One day later, the fabulous Texas southpaw, Osterman, knocked off the Lady Wildcats, 1-0, to leave Arizona without a 50-win season for the first time in years. Arizona ended its season with a record of 45-12, having reached its 17th Women’s College World Series over an 18-year span.

Ally Von L and I connected a few times on articles about her collegiate experiences, which were vast. She wasn’t hamming it up, probably preferring to lay low. After all, this kid was one of REV’s finest athletes.

You always got the feeling she was battling. Aggressive. Not in awe of her surroundings, but highly respectful.

In 2005, the Lady Wildcats were co-Pacific-10 Champions. Playing against the likes of UCLA, Stanford, Cal, you name it, UA was a force in NCAA softball.

Wouldn’t you know it: Von Liechtenstein became a group of four Lady Wildcat players to play all four seasons without a national championship since 1987. It was quite a streak, especially when Von Liechtenstein had played behind such stalwart pitchers as Hollowell and the sensational Finch.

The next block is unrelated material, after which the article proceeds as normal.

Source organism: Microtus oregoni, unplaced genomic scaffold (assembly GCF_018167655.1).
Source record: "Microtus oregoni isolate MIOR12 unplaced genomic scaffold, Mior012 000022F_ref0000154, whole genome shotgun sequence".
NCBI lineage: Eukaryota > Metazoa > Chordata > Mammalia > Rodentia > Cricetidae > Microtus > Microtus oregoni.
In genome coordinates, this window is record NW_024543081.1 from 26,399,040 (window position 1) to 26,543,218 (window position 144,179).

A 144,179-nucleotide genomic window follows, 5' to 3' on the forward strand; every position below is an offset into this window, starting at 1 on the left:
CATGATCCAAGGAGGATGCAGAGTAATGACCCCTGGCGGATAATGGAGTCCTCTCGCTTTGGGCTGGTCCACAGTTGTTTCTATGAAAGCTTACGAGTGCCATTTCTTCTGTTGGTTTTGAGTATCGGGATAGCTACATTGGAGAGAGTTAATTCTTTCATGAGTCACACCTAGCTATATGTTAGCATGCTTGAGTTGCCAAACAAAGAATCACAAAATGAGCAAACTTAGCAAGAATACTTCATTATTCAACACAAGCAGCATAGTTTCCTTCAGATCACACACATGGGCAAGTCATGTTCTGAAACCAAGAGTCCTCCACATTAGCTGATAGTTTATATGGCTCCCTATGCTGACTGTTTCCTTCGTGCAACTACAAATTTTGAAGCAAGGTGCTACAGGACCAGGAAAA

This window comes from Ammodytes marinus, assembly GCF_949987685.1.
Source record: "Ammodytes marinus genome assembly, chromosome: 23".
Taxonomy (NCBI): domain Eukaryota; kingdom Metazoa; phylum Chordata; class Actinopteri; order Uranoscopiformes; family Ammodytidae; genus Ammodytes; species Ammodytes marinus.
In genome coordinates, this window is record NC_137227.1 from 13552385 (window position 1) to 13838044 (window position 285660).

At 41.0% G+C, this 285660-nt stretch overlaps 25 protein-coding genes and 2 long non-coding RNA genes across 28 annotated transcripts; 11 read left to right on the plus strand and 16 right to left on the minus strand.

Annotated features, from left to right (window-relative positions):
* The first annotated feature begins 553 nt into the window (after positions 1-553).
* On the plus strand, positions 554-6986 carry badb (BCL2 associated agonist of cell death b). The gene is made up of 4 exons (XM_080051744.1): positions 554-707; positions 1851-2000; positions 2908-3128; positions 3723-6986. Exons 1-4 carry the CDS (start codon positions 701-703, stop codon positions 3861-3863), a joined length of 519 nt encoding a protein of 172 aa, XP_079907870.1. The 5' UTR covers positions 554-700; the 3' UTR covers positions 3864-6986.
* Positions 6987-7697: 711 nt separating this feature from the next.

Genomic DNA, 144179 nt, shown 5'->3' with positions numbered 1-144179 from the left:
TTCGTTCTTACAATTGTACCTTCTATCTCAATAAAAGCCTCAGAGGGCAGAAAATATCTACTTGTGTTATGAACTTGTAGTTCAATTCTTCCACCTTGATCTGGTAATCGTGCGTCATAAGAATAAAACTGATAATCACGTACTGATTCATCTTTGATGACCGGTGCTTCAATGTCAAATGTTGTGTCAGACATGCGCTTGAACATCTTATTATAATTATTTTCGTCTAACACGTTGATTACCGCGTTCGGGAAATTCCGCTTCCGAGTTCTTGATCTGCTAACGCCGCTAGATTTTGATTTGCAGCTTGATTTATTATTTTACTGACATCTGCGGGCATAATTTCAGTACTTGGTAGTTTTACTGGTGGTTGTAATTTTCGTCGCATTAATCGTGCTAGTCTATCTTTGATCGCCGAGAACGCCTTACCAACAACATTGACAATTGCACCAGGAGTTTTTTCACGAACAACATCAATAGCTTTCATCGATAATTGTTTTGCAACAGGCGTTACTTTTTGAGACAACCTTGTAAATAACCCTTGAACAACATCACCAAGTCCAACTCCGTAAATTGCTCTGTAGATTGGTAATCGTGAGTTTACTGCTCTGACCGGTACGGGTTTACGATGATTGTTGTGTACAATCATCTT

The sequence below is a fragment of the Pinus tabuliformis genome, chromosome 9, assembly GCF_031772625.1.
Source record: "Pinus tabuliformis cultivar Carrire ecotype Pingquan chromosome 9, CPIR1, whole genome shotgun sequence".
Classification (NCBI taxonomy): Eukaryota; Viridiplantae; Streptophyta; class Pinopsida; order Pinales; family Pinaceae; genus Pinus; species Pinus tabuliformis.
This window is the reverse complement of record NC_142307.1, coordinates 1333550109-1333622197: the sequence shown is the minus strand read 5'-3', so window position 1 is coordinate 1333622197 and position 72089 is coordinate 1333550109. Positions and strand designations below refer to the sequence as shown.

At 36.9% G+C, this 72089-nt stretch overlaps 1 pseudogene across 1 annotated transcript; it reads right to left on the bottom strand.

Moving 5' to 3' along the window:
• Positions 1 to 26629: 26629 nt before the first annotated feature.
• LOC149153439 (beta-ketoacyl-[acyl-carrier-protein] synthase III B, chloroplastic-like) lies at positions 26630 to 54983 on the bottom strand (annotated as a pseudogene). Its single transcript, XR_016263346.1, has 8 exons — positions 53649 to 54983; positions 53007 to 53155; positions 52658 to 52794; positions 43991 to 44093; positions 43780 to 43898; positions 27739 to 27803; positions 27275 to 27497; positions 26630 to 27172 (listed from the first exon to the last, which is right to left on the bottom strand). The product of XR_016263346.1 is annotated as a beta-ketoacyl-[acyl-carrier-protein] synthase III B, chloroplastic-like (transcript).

Jennie Finch was a University of Arizona teammate of Ally Von Liechtenstein during a prime time of Lady Wildcats’ softball in Tucson (Photo by Team USA).

Finch was a senior during Von Liechtenstein’s freshman season.

A year after Ally Von L’s departure, Arizona – which had copped five NCAA titles over a seven-year span in the 1990s – won the NCAA World Series title again.

Who knows? Maybe it set the stage for a future NCAA Division 1 softball great. About a decade after Ally Von L, Sahvanna Jaquish, also from Highland, showed up at REV. Off she went to Louisiana State University, where she became an All-American.